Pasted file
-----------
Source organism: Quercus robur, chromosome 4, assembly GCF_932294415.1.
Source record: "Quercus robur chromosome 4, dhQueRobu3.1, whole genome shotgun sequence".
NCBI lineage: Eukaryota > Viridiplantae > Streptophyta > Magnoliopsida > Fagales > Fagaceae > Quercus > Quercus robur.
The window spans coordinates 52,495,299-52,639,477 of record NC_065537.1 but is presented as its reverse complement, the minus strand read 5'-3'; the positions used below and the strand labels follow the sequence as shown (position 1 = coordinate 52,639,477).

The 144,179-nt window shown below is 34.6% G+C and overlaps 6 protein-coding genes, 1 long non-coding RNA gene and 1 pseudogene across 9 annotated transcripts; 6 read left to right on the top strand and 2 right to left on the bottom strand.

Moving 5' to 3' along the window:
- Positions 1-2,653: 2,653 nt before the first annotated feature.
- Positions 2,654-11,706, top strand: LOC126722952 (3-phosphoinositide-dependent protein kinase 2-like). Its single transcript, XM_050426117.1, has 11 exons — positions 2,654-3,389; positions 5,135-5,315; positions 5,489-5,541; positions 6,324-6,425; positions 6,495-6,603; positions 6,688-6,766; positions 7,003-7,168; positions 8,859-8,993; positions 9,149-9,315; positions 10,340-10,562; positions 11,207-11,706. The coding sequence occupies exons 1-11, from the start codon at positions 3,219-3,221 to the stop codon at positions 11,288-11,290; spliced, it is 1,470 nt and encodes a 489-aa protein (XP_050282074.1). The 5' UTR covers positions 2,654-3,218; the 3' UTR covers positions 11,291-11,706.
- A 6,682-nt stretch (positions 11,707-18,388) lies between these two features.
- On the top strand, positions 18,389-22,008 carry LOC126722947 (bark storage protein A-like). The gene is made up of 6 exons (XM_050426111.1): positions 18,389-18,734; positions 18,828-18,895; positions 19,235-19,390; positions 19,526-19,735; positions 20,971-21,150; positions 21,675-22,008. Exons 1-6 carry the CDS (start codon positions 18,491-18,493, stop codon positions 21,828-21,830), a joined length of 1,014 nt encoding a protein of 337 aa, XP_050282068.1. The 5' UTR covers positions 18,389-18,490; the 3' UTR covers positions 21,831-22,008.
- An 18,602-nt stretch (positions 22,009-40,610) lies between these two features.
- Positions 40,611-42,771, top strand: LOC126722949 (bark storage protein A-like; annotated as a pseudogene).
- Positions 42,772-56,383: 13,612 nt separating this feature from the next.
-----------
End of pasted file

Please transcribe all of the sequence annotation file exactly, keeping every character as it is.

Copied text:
Source organism: Quercus robur, chromosome 4, assembly GCF_932294415.1.
Source record: "Quercus robur chromosome 4, dhQueRobu3.1, whole genome shotgun sequence".
NCBI lineage: Eukaryota > Viridiplantae > Streptophyta > Magnoliopsida > Fagales > Fagaceae > Quercus > Quercus robur.
The window spans coordinates 52,495,299-52,639,477 of record NC_065537.1 but is presented as its reverse complement, the minus strand read 5'-3'; the positions used below and the strand labels follow the sequence as shown (position 1 = coordinate 52,639,477).

The 144,179-nt window shown below is 34.6% G+C and overlaps 6 protein-coding genes, 1 long non-coding RNA gene and 1 pseudogene across 9 annotated transcripts; 6 read left to right on the top strand and 2 right to left on the bottom strand.

Moving 5' to 3' along the window:
- Positions 1-2,653: 2,653 nt before the first annotated feature.
- Positions 2,654-11,706, top strand: LOC126722952 (3-phosphoinositide-dependent protein kinase 2-like). Its single transcript, XM_050426117.1, has 11 exons — positions 2,654-3,389; positions 5,135-5,315; positions 5,489-5,541; positions 6,324-6,425; positions 6,495-6,603; positions 6,688-6,766; positions 7,003-7,168; positions 8,859-8,993; positions 9,149-9,315; positions 10,340-10,562; positions 11,207-11,706. The coding sequence occupies exons 1-11, from the start codon at positions 3,219-3,221 to the stop codon at positions 11,288-11,290; spliced, it is 1,470 nt and encodes a 489-aa protein (XP_050282074.1). The 5' UTR covers positions 2,654-3,218; the 3' UTR covers positions 11,291-11,706.
- A 6,682-nt stretch (positions 11,707-18,388) lies between these two features.
- On the top strand, positions 18,389-22,008 carry LOC126722947 (bark storage protein A-like). The gene is made up of 6 exons (XM_050426111.1): positions 18,389-18,734; positions 18,828-18,895; positions 19,235-19,390; positions 19,526-19,735; positions 20,971-21,150; positions 21,675-22,008. Exons 1-6 carry the CDS (start codon positions 18,491-18,493, stop codon positions 21,828-21,830), a joined length of 1,014 nt encoding a protein of 337 aa, XP_050282068.1. The 5' UTR covers positions 18,389-18,490; the 3' UTR covers positions 21,831-22,008.
- An 18,602-nt stretch (positions 22,009-40,610) lies between these two features.
- Positions 40,611-42,771, top strand: LOC126722949 (bark storage protein A-like; annotated as a pseudogene).
- Positions 42,772-56,383: 13,612 nt separating this feature from the next.